Regrettable': India slams Pakistan for making 'false accusations' against New Delhi at UNtext_fields
New Delhi: India on Saturday called out Pakistan prime minister Shehbaz Sharif for 'making false accusations against India' during his address at the 77th session of the United Nations General Assembly (UNGA). In a stern message, the first secretary of the Indian Mission to the UN, Mijito Vinito, slammed Pakistan for sheltering terrorists behind the horrific 26/11 Mumbai attack and accused it of sponsoring cross-border terrorism.
Vinito, termed Shehbaz Sharif's claims over the Kashmir issue false and accused Islamabad of indulging in "cross-border terrorism".
"It is regrettable that the Prime Minister of Pakistan has chosen the platform of this august assembly to make false accusations against India. He has done so to obfuscate misdeeds in his own country and to justify actions against India that the world considers unacceptable," Mr Vinito said.
In an apparent reference to terrorist Dawood Ibrahim, he said the country that claims to seek peace with its neighbours, would never shelter conspirators of the 1993 Mumbai bomb blasts.
Vinito said such a country would not make unjustified and untenable territorial claims against its neighbours.
"A polity that claims it seeks peace with its neighbours would never sponsor cross-border terrorism. Nor would it shelter planners of the horrific Mumbai terrorist attack, disclosing their existence only under pressure from the international community," Mr Vinito said.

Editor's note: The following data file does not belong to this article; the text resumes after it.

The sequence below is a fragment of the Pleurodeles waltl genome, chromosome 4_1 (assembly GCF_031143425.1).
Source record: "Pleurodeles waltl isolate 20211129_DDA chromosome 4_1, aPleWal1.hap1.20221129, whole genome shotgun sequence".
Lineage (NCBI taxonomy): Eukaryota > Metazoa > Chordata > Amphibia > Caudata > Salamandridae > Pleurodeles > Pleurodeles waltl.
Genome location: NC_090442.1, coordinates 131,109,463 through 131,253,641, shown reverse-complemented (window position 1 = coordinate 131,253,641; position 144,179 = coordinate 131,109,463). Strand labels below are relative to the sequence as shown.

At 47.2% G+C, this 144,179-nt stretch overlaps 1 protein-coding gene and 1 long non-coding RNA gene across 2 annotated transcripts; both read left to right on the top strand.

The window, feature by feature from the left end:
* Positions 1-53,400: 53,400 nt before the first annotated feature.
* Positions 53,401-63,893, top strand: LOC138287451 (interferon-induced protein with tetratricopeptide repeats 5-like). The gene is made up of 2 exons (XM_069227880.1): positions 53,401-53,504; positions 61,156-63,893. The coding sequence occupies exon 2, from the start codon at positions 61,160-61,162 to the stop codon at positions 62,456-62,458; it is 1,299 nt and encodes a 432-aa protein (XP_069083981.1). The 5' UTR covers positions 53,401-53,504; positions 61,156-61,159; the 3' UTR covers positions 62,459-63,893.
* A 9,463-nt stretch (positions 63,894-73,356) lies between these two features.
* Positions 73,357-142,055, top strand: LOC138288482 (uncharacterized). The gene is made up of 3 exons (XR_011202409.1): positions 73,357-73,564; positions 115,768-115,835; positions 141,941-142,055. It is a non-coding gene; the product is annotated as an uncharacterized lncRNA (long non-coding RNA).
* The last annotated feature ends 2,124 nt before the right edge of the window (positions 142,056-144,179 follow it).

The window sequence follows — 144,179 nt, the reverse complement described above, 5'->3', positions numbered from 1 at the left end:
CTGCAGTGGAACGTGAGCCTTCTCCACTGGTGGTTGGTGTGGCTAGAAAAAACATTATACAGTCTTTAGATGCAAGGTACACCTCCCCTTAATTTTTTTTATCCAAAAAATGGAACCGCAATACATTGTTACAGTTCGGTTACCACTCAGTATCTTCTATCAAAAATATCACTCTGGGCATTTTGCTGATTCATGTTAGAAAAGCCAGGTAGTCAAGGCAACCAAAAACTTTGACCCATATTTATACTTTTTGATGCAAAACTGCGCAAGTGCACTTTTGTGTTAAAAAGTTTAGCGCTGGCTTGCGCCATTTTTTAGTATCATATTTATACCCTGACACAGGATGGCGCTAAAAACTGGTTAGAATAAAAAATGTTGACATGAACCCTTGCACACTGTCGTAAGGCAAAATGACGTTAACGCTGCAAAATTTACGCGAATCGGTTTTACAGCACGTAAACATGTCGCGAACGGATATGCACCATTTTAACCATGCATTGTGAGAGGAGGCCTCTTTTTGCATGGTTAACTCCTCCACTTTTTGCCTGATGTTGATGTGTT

Mr Vinito strongly reiterated India's stand that it desires normal neighbourly relations with Pakistan in an environment free of terror, hostility and violence. India has maintained that Jammu and Kashmir "was, is and shall forever" remain an integral part of the country.
Referring to the recent incidents of forced abduction and marriages of girls from Hindu, Sikh and Christian families in Pakistan, Mr Vinito said it's ironic that the country which has committed "grave violation of minority rights" is speaking about minorities on a global platform.
"The desire for peace, security and progress in the Indian subcontinent is real. It is also widely shared. And it can be realized. That will surely happen when cross-border terrorism ceases, when governments come clean with the international community and their own people, when minorities are not persecuted and, not least, when we recognize these realities before this Assembly," he said.
On Friday, the Pakistan Prime Minister said that Islamabad wants peace with all its neighbours, including India, but it is possible only after a "just and lasting solution to the Kashmir dispute."
Mr Sharif claimed that India's "illegal and unilateral" actions to change the special status of Jammu and Kashmir further undermined the prospects of peace and inflamed regional tensions.
"I think it's high time that India understood this message loud and clear that both countries are armed to the teeth. War is not an option. It is not an option. Only peaceful dialogue can resolve these issues so that the world becomes more peaceful in time to come," he added.